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Feature: Asia, Europe naphtha markets volatile as virus, gasoline throw curveballs

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Platts Market Data Metals

Feature: Asia, Europe naphtha markets volatile as virus, gasoline throw curveballs

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Naphtha shifts reflect movement in gasoline complex

High freight, naphtha weakness close arbitrage into Asia

Singapore — Naphtha markets in both Asia and Europe are proving volatile in the week of Oct. 18, bouncing between tracking lower when fresh coronavirus outbreaks dampen demand outlooks and higher in the lead-up to the release of US gasoline stocks data overnight that had been widely expected to report a draw -- and didn't.

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The European naphtha market has been aligning with gasoline market developments in recent sessions, while also closely mirroring the crude oil complex. Support from petrochemicals producers has been weaker than usual, while a spike in coronavirus cases and the reimposition of restrictions were adding to uncertainty over demand.

Reflecting the volatility in the crude oil complex, the CBOE OVX index, which tracks the implied volatility of at-the-money strike prices for the US Oil Fund Exchange-traded fund, closed at 47.58% Oct. 21, up 8.506% day on day and up 9.3% week on week.

The sharp daily increase was linked to initial expectations that Energy Information Administration data released Oct. 21 would show a decrease in US gasoline stocks, and proved shorter than expected when the data instead showed a 1.895 million-barrel increase.

EUROPE NAPHTHA BEARISH

European naphtha was supported by US gasoline earlier in October, but sentiment has weakened as inventories increase against expectations and the outlook for road fuel demand fades globally as movement restrictions to contain a resurgent COVID-19 are reimposed.

As an indicator of the arbitrage to the US, the NYMEX RBOB crack spread against Brent frontline swaps fell 11% week on week to $5.78/b Oct. 21, while intraday volatility was also elevated.

"[RBOB-Brent crack spread] was shooting around because of the stats today," a market source said late Oct. 21.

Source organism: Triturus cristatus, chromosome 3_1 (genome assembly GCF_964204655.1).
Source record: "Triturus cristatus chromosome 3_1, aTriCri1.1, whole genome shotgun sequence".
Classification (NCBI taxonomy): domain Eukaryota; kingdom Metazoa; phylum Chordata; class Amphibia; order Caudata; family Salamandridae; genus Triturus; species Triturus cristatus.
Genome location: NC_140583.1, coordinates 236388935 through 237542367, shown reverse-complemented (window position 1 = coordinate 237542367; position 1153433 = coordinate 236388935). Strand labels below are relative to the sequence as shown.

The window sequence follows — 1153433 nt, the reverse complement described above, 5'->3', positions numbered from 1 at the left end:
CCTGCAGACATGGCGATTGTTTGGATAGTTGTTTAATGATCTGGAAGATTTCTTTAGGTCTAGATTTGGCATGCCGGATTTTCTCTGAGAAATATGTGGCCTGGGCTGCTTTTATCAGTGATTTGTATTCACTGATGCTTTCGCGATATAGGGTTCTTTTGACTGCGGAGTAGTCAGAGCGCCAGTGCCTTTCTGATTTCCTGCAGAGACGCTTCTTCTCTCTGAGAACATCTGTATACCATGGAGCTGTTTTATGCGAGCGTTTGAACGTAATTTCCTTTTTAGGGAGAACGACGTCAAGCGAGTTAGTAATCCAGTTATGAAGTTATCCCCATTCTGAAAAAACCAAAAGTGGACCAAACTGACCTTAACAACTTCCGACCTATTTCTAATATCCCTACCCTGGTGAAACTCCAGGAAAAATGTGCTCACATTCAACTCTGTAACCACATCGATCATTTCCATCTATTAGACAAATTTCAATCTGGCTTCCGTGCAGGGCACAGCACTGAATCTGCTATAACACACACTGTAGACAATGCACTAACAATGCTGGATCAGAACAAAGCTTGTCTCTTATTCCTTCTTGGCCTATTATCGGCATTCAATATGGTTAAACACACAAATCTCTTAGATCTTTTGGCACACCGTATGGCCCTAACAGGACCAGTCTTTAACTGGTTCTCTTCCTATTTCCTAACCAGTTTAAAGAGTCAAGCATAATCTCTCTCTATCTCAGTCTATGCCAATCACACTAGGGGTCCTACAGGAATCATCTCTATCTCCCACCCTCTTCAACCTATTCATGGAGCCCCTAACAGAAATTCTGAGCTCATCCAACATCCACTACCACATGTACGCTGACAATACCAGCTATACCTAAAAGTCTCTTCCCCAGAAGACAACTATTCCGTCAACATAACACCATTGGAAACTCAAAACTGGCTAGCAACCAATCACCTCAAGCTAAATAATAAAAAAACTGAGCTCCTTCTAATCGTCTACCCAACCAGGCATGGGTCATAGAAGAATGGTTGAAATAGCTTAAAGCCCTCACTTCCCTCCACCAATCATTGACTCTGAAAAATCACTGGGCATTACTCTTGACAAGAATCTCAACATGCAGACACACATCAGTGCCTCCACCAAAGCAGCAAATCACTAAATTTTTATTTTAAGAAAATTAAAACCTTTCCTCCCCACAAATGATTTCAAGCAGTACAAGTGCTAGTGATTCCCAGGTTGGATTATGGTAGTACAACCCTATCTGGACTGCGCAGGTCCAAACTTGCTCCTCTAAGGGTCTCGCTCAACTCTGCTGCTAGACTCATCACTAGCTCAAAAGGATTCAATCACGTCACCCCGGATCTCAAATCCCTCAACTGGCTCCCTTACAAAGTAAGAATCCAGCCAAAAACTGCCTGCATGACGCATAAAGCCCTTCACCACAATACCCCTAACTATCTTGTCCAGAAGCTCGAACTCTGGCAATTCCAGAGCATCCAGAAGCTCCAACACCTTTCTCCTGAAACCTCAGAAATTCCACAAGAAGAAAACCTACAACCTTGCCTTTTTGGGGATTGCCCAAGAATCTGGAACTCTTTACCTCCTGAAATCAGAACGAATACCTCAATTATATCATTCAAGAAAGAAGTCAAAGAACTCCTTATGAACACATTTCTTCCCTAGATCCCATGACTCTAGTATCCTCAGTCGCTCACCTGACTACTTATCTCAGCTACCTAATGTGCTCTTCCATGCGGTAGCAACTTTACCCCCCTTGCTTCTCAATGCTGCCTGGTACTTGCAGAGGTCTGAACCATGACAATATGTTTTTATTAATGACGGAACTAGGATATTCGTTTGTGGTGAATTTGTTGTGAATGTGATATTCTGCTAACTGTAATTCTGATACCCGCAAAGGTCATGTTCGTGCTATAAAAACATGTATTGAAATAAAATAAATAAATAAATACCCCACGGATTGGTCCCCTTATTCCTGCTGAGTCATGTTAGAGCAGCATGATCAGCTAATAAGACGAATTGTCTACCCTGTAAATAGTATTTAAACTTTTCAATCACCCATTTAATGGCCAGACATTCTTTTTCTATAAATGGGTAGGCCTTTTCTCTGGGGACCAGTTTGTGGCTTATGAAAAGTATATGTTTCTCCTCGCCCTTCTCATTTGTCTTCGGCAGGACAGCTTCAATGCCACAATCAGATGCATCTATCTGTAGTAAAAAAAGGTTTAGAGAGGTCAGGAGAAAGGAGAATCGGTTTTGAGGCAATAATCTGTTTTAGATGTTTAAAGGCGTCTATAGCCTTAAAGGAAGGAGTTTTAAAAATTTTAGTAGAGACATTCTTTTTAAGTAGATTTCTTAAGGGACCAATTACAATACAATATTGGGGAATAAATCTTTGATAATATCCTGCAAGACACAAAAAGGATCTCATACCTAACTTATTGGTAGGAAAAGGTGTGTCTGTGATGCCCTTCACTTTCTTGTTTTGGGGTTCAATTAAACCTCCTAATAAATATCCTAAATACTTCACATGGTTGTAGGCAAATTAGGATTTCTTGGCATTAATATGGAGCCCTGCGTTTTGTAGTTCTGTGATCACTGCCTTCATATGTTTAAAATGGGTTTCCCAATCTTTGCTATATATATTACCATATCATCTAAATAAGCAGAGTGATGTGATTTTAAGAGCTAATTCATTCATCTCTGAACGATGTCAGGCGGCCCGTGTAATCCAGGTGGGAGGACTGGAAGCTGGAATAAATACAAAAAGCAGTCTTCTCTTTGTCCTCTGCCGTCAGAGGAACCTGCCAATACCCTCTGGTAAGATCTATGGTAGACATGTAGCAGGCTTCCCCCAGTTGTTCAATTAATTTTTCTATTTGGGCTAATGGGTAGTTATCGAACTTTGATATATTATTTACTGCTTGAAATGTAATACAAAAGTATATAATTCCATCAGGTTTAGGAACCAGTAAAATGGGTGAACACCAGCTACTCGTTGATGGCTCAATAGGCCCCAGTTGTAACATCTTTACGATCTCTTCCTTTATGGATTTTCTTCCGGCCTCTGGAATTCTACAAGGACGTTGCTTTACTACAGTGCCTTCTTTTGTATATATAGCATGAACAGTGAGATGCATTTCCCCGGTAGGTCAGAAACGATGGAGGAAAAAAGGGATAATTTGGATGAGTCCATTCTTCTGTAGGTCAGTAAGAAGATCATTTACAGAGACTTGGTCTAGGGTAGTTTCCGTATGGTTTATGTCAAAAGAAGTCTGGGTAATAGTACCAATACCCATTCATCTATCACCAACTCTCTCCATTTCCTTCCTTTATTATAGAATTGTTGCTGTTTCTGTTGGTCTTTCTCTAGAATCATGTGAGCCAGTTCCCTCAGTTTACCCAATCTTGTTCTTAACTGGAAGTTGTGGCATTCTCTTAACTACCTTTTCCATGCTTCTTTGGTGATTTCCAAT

The volatility was greater for naphtha CIF NWE crack spreads against Brent over the day, ranging from minus 15 cents/b to 60 cents/b, to close at 50 cents/b Oct. 21, Platts data showed.

The volatility for crack spreads on a standard deviation basis has spanned 88 cents/b in the week to date, outpacing 72 cents/b the week before.

With gasoline export demand bearish, domestic blending margins have collapsed to a near-7 year low, with the gasoline Eurobob FOB AR November swap against the equivalent naphtha CIF NWE contract at minus $5.50/mt Oct. 21, doubling the discount from the week before, Platts data showed.

"Light distillates have been overvalued for quite some time now, they should retract more," another market source said.

Nevertheless, in relative terms, European prices remain too high for traders to consider sending naphtha volumes East, particularly as freight economics are unfavorable, while more demand was expected to emerge from petrochemicals producers in Europe.

GASOLINE STOCKS MOVE NAPHTHA SWAPS

Sentiment in the Asian naphtha derivatives market has crunched since the half-month roll, with the structure in negative territory since Oct. 19. Participants said trading sentiment was weighed down by the fresh availability of cargoes and downward movement in the gasoline complex.

Similar to the European complex, swap timespreads had rebounded earlier in the week when the market had expected US gasoline stocks to fall, with the front month November/December Mean of Platts Japan naphtha swap timespread assessed at minus 75 cents/mt at the Asian close Oct, 21, up 75 cents day on day, Platts data showed.

The uptick in the Asian swaps structure also reflected the closed West-East arbitrage. After the EIA announced the rise in US gasoline stocks late Oct. 21, the swap structure did not retreat as far as it had over Oct. 19-20; brokers pegged the November-December MOPJ naphtha timespread at minus $1/mt in mid-morning trade in Asia Oct. 22.

CLOSED ARBITRAGE TO ASIA

With the arbitrage currently closed on paper from both Europe and the Americas, Asia's naphtha buyers may struggle to meet their requirements for late December -- some overhang from the November delivery cycle was available for the front of the December delivery cycle, sources said.

Western arbitrage volumes from Europe, the US and North Africa total just over 2 million mt for the November delivery cycle. Asia is typically 2 million/mt month net short of naphtha and strives to cover the shortfall with imports from the West of Suez.

The spread between the November CFR Japan naphtha and CIF NWE naphtha futures contracts for November was assessed down 25 cents/mt day on day at $16.50/mt at the Oct. 21 Asian close and remained unchanged at the European close, Platts data showed.

Freight for the key LR2 Mediterranean-Japan voyage was assessed stable day on day at $1.5 million lumpsum, or $18.75/mt, Oct. 21, Platts data showed. While this was the lowest since Sept. 5, 2018, but still higher than the price spread between the two markets -- most European arbitrage seekers move naphtha East on an FOB MED basis, which was assessed at $359.50/mt Oct. 21, up 2% since Oct. 1.